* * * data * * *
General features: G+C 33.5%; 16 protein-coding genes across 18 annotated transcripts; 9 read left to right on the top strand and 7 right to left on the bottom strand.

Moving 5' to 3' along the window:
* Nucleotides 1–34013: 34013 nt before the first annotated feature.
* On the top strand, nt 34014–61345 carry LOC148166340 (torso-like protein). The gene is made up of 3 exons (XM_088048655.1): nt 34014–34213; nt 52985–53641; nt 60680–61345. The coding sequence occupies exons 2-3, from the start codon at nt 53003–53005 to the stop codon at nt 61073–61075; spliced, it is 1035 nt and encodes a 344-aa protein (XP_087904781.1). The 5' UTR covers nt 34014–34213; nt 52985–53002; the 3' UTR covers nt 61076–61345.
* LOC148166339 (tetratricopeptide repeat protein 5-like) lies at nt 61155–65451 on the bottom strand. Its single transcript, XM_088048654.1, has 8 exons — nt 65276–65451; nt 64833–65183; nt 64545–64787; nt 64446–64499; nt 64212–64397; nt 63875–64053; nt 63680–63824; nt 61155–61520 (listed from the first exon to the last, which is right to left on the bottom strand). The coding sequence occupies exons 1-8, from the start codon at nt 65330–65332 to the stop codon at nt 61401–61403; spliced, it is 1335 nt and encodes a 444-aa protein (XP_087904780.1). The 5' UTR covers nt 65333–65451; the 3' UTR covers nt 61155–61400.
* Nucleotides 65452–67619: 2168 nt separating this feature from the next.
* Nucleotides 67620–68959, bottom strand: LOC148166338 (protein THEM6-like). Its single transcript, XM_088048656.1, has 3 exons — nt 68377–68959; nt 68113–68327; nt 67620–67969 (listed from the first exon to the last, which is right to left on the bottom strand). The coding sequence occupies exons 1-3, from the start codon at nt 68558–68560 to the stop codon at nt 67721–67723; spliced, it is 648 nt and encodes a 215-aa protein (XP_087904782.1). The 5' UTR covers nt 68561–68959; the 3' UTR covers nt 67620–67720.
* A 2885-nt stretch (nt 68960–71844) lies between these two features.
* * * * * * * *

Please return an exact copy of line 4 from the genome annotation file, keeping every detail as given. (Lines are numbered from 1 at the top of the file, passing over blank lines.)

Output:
* On the top strand, nt 34014–61345 carry LOC148166340 (torso-like protein). The gene is made up of 3 exons (XM_088048655.1): nt 34014–34213; nt 52985–53641; nt 60680–61345. The coding sequence occupies exons 2-3, from the start codon at nt 53003–53005 to the stop codon at nt 61073–61075; spliced, it is 1035 nt and encodes a 344-aa protein (XP_087904781.1). The 5' UTR covers nt 34014–34213; nt 52985–53002; the 3' UTR covers nt 61076–61345.